FDA brings glucose meter problems out into the open

2019 02 13 19 24 5396 Fda Logo V2 400

The U.S. Food and Drug Administration's (FDA) just-released data from its now defunct Alternative Summary Reporting (ASR) program shed light on millions of reports of malfunctions with glucose meters over a 20-year period, most related to products from the manufacturer LifeScan.

An analysis of the data by Kaiser Health News showed there were 2.4 million unique reports for problems with glucose meters between 1999 and 2019. The database was publicly released on June 21 as part of a new transparency initiative for medical device events by the FDA. Other device categories in the database include dental implants, breast implants, and surgical staplers.

As with the agency's other reporting programs, the events are unverified. A review of 2018 cases showed that most were related to incorrect blood glucose test results -- either high or low -- with LifeScan's OneTouch products, such as the Ultra 2, SelectSimple, and UltraMini, LabPulse.com found.

In a statement, the agency's Center for Devices and Radiological Health signaled the formal end of the ASR program, which was an alternative, private option for reporting events apart from the publicly available Manufacturer and User Facility Device Experience (MAUDE) database. The ASR system was an option for specific devices that qualified for an exemption to MAUDE reporting because events were well-known, often having been included in labeling.

"The ASR [program] allowed the FDA to more efficiently review reports of well-known, well-understood adverse events, so we could focus on identifying and taking action on new safety signals and less understood risks," the agency explained.

Starting in 2017, the FDA also required manufacturers to submit a companion medical device report, so some data collected through the ASR program were, in fact, visible and publicly available in the MAUDE database.

Events were reported -- not investigated or verified -- so "some information about certain events may be missing, inaccurate, or unverified," the agency noted.

"In addition, the number of events may fluctuate over time for a variety of reasons that do not reflect a change in the actual rate of the events, such as changes in technology that impact rate of use in clinical practice, changes in a firm's reporting processes, and following a public communication or media reports about a technology," the FDA advised.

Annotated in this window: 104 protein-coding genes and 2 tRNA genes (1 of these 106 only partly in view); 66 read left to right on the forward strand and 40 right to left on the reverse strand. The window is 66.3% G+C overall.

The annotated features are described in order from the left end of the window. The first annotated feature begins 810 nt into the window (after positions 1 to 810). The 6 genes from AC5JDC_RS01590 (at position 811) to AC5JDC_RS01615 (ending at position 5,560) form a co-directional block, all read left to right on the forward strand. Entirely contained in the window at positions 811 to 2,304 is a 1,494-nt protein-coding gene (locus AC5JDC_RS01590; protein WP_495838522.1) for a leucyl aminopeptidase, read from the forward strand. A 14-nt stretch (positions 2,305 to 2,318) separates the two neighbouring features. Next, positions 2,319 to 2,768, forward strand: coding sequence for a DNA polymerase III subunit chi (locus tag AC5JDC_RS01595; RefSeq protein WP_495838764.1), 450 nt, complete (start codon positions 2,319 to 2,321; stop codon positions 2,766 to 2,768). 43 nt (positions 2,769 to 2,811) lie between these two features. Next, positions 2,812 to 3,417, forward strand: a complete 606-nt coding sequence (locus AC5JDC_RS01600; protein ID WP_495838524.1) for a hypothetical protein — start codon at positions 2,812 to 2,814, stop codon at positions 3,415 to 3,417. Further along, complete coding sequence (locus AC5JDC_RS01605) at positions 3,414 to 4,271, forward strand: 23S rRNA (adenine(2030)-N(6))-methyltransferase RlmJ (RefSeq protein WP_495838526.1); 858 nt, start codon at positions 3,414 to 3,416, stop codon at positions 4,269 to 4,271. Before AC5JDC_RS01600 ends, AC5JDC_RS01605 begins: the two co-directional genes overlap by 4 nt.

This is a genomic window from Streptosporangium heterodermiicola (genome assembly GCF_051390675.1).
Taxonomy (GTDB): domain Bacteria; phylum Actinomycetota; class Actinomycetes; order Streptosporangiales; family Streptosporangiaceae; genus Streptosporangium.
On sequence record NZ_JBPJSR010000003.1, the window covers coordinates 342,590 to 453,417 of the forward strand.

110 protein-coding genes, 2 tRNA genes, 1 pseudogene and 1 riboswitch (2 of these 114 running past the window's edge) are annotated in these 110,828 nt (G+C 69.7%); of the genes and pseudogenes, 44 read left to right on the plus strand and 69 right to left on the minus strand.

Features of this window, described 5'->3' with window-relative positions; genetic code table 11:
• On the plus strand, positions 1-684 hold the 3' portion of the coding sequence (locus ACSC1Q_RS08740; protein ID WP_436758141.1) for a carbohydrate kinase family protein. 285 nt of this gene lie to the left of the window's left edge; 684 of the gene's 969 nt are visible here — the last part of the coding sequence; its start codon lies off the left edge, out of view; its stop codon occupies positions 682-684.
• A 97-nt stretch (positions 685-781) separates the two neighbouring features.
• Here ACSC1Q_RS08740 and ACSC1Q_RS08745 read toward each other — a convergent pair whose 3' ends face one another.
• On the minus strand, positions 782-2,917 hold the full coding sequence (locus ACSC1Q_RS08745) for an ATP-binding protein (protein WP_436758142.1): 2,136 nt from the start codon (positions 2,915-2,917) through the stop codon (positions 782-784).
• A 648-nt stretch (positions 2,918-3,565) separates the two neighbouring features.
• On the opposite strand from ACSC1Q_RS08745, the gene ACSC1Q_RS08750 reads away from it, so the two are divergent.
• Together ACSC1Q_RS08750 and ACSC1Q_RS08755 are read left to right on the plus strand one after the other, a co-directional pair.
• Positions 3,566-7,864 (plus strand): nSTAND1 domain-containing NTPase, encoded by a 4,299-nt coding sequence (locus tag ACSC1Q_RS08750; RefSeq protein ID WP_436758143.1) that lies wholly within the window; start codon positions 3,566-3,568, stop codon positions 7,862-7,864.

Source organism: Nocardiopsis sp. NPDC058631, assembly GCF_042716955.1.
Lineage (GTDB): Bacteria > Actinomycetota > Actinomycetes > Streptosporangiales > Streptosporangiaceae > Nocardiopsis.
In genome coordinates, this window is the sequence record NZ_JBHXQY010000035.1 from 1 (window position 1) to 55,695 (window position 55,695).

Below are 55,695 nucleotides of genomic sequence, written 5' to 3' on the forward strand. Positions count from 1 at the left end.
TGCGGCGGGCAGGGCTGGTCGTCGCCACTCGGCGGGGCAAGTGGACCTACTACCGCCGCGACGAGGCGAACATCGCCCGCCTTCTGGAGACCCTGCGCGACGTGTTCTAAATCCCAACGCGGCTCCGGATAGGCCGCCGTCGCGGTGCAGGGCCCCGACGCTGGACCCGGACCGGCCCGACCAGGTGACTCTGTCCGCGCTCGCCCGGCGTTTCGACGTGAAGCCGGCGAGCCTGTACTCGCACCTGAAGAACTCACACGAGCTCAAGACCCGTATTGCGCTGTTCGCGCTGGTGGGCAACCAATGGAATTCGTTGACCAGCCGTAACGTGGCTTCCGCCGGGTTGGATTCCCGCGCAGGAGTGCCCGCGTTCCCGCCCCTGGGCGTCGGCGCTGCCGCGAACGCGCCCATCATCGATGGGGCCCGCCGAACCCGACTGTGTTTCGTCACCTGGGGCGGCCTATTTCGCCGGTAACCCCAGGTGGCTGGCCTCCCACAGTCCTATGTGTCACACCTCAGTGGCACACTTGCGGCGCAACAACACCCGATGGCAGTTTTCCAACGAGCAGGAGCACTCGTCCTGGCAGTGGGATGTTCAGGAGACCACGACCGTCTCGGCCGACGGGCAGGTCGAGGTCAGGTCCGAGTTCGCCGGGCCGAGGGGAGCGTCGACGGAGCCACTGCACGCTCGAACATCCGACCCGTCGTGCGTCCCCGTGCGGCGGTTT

Reports occur amid vast use

Adverse events are accepted as reported, as opposed to being investigated and verified, so numbers do tend to be large, commented Bruce Carlson, publisher of market research company Kalorama Information, a sister company of LabPulse.com.

"The glucose meter is one of the most efficient and successful IVD products, and the one that touches the most U.S. patients," Carlson said. "This would also drive up any event reporting."

Approximately 10% of the population in the U.S. has diabetes, and in a single year, there could be as many as 20 billion patient interactions with a glucose meter in the U.S. -- events need to be seen in that context, he said.

A 2017 study funded by the U.S. National Institute of Diabetes and Digestive and Kidney Diseases tested 17 commonly used, commercially available glucose meters from nine manufacturers and found "widely varying accuracy" across a range of reference values (Ekhlaspour et al, Journal of Diabetes Science and Technology, May 2017, Vol. 11:3, pp. 558-566). The OneTouch Verio IQ meter was among those on the high end of accuracy, while the OneTouch Ultra 2 was on the lower end.

LifeScan, which was a Johnson & Johnson subsidiary but was sold in 2018 to Platinum Equity, had not responded to requests for comment as of press time. The company has been publishing reports about the long-term use of its products based on a postmarket surveillance program; in February, LifeScan reported long-term data supporting its OneTouch Select Plus blood glucose monitoring platform. OneTouch products met the minimum standards for accuracy and consistency from the International Organization for Standardization based on 21,000 blood glucose readings, the company reported (Setford et al, J Diabetes Sci Technol, February 7, 2019).

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